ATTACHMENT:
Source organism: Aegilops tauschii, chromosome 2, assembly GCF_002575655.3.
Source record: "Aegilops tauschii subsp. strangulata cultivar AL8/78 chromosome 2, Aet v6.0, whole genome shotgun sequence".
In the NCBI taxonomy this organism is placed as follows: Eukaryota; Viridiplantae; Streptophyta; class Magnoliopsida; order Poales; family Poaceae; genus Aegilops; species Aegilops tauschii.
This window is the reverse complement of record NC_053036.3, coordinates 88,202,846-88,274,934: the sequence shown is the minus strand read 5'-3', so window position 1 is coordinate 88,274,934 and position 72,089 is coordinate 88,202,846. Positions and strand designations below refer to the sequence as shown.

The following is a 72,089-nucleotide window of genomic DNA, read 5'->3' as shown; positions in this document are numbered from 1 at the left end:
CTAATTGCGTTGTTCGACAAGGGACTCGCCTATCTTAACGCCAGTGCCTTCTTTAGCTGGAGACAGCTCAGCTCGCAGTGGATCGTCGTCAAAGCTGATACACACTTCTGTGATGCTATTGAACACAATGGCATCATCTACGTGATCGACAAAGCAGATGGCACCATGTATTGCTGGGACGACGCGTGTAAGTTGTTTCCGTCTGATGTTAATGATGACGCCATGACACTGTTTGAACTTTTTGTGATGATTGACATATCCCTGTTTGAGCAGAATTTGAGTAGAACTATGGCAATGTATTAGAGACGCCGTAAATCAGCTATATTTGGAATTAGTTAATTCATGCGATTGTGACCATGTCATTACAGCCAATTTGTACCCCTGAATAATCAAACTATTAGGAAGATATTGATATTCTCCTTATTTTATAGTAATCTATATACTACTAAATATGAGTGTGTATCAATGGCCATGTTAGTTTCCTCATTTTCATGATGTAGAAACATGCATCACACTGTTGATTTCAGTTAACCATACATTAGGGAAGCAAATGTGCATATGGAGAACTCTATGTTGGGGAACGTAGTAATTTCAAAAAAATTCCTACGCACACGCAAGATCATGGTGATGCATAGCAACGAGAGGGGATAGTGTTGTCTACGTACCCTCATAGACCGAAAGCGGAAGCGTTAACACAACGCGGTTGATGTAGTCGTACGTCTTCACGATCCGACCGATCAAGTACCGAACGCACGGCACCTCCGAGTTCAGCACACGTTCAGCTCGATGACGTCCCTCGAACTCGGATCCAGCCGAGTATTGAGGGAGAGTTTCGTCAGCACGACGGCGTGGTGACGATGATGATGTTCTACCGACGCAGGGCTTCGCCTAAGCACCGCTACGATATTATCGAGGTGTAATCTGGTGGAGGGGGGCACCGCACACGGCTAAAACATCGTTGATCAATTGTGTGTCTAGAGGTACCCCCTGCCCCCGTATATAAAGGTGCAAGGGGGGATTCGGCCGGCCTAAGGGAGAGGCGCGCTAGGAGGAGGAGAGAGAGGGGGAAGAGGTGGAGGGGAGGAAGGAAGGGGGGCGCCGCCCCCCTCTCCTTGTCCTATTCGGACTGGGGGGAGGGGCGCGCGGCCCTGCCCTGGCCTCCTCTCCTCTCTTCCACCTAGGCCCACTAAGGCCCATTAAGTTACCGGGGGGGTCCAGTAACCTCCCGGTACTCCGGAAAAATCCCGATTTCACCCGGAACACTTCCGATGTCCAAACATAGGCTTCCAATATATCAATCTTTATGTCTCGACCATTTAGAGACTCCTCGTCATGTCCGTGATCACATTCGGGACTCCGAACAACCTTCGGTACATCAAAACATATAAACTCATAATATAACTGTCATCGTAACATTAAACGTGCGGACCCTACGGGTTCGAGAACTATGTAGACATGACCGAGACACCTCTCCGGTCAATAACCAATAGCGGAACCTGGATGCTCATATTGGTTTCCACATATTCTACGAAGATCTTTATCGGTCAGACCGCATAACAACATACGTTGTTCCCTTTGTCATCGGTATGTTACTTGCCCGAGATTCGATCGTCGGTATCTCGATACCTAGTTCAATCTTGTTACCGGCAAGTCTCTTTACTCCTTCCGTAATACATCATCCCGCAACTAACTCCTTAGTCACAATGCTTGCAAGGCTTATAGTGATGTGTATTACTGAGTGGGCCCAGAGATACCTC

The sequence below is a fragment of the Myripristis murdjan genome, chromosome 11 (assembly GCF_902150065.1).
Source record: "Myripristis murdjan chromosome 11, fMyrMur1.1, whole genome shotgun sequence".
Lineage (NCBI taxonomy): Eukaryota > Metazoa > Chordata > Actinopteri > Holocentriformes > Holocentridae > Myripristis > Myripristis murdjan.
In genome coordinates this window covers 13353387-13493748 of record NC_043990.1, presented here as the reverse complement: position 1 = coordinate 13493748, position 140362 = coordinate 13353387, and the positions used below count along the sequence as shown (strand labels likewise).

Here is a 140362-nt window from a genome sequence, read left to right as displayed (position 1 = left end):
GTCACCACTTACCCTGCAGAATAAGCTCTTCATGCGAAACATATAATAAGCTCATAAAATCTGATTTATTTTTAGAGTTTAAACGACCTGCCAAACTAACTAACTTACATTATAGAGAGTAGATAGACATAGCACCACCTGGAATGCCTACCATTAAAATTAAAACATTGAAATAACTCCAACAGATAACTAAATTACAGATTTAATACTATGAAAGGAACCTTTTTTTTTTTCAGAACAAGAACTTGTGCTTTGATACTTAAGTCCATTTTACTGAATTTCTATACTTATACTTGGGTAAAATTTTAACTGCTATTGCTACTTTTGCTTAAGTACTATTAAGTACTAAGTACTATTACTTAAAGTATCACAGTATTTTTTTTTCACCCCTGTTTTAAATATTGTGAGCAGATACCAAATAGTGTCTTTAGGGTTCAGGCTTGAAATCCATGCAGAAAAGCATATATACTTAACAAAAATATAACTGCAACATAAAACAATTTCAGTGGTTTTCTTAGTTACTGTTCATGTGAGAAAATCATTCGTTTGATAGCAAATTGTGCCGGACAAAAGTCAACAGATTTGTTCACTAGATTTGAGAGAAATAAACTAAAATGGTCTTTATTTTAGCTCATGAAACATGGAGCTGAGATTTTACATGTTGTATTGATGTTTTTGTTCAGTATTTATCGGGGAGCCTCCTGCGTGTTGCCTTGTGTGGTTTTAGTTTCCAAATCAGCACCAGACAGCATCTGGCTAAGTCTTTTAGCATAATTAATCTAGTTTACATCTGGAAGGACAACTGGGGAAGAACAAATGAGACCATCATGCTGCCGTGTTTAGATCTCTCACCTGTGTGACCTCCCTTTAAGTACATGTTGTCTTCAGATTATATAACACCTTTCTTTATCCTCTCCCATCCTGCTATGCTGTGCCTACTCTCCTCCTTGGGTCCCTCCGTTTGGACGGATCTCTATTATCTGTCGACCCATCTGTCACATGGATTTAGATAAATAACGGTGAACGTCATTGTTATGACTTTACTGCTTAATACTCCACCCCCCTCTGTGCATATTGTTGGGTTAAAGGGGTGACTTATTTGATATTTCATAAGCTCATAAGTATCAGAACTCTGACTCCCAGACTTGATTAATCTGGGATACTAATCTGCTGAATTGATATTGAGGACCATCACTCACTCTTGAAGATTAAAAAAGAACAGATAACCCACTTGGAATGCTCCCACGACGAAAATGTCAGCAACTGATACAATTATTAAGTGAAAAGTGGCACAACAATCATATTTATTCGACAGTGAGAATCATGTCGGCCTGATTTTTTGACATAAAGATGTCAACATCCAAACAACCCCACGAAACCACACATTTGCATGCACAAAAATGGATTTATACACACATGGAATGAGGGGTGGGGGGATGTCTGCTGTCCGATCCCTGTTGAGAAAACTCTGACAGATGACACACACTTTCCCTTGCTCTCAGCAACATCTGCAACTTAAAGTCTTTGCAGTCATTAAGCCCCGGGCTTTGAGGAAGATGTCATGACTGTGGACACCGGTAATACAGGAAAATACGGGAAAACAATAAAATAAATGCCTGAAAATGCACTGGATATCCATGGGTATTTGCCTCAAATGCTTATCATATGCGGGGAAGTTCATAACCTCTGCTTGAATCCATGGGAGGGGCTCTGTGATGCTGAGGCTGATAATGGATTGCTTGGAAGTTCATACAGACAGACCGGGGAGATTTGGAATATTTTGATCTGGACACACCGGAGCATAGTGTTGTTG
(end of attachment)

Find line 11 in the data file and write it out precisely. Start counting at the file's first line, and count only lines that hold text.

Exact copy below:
Here is a 140362-nt window from a genome sequence, read left to right as displayed (position 1 = left end):